LRTV Custom TV
    Drivers & Potential of NGP

    11|11|16   |     |   (0) comments


    ETSI has created an Industry Specification Group to work on Next Generation Protocols (NGP ISG), looking at evolving communications and networking protocols to provide the scale, security, mobility and ease of deployment required for the connected society of the 21st century. The NGP ISG will identify the requirements for next generation protocols and network ...
    Upcoming Live Events
    December 6-8, 2016, The Westin Excelsior, Rome
    May 16-17, 2017, Austin Convention Center, Austin, TX
    All Upcoming Live Events
    Infographics
    Hot Topics
    Cable Nodes Becoming a Choke Point
    Brian Santo, Senior editor, Test & Measurement / Components, Light Reading, 12/5/2016
    WiCipedia: After-School Coding, Salary Probing & Pro-Parenthood Companies
    Eryn Leavens, Special Features & Copy Editor, 12/2/2016
    Consolidated Snaps Up Fairpoint for $1.5B
    Iain Morris, News Editor, 12/5/2016
    Altice FTTH Bill Could Hit Almost $9.6B in US
    Iain Morris, News Editor, 12/1/2016
    Like Us on Facebook
    Twitter Feed
    BETWEEN THE CEOs - Executive Interviews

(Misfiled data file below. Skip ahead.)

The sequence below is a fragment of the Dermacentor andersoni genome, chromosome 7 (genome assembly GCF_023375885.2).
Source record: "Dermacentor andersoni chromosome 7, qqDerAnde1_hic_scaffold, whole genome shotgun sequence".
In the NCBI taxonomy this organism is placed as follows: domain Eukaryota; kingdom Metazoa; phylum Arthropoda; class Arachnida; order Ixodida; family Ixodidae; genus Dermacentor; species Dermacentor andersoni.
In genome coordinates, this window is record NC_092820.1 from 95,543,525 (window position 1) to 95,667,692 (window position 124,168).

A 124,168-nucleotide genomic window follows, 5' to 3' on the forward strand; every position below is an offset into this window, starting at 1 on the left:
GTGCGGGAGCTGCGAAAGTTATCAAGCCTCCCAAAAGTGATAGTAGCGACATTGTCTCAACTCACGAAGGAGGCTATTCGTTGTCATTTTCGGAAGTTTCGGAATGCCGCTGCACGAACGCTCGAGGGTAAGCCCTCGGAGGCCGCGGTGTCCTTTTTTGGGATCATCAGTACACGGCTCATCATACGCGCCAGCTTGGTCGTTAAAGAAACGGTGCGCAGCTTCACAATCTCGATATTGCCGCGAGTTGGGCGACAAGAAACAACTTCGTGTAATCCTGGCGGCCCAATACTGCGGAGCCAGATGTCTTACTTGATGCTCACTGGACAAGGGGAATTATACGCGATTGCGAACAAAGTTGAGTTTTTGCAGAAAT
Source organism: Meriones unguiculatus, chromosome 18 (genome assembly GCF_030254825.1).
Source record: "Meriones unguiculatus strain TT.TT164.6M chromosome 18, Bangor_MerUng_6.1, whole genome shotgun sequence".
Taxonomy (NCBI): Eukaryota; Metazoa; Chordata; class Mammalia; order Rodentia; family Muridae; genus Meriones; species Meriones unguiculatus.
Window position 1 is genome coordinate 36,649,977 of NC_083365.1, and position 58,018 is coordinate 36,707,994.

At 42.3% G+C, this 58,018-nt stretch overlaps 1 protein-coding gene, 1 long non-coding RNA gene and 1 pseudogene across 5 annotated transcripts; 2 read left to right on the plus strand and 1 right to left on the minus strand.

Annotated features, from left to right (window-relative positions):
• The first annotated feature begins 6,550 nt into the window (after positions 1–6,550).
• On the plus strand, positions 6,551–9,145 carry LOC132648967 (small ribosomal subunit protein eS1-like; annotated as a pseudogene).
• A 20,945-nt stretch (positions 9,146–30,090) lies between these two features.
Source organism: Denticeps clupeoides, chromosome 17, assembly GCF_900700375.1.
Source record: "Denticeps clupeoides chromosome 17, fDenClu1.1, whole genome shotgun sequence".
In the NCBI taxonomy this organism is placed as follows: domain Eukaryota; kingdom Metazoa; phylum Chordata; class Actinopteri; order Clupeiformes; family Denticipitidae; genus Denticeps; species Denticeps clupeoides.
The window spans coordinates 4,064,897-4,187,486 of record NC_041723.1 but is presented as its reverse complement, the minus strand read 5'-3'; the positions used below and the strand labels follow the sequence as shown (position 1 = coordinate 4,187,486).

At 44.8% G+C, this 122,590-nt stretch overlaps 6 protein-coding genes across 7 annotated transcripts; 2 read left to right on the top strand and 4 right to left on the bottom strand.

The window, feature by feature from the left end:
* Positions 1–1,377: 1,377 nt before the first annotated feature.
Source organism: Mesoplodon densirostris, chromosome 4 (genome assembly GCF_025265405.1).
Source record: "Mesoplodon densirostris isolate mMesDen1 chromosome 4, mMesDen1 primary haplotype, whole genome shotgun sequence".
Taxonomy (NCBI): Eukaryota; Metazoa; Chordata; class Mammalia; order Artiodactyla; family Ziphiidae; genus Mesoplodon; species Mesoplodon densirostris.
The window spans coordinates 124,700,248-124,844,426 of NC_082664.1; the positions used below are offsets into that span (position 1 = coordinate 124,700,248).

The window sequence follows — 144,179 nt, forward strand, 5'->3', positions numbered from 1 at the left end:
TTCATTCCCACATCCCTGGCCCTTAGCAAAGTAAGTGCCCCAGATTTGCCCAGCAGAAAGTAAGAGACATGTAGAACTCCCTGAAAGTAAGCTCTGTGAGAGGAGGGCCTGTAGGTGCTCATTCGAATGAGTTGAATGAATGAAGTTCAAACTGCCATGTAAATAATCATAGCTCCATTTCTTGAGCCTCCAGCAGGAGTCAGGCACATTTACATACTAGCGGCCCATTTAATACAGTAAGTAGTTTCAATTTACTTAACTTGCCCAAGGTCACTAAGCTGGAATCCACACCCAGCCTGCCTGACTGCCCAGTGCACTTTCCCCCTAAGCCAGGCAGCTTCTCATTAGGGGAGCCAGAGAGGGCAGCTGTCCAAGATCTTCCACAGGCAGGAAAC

Eyal Waldman, CEO of Mellanox Technologies, speaks to Steve Saunders, CEO of Light Reading, for an exclusive interview about the 100 GB cable challenge, cybersecurity and much more.
    Join us for an in-depth interview between Steve Saunders of Light Reading and Alexis Black Bjorlin of Intel as they discuss the release of the company's Silicon Photonics platform, its performance, long-term prospects, customer expectations and much more.
    Animals with Phones
    Live Digital Audio

    Even when there's a strong pipeline of female talent in the comms industry, it tends to leak all the way to the top. McKinsey & Company says women experience pipeline leakage at three primary points: being unable to enter, being stuck in the middle or being locked out of the top. Each pipeline pain point presents its own challenges, but also opportunities to stop the leak. Wireless operator Sprint is making a conscious effort to improve its own pipeline from new recruits to the C-suite, and it wants the rest of the industry to do the same. In this Women in Comms radio show, WiC Board Member and Sprint Vice President of Enterprise Sales Nelly Pitocco will give us her take on the industry's pipeline challenges. Pitocco, who joined Sprint in May and has spent 20 years in the comms industry, will also offer solutions, share how Sprint is tackling the challenge within its own organization and take your questions live on air.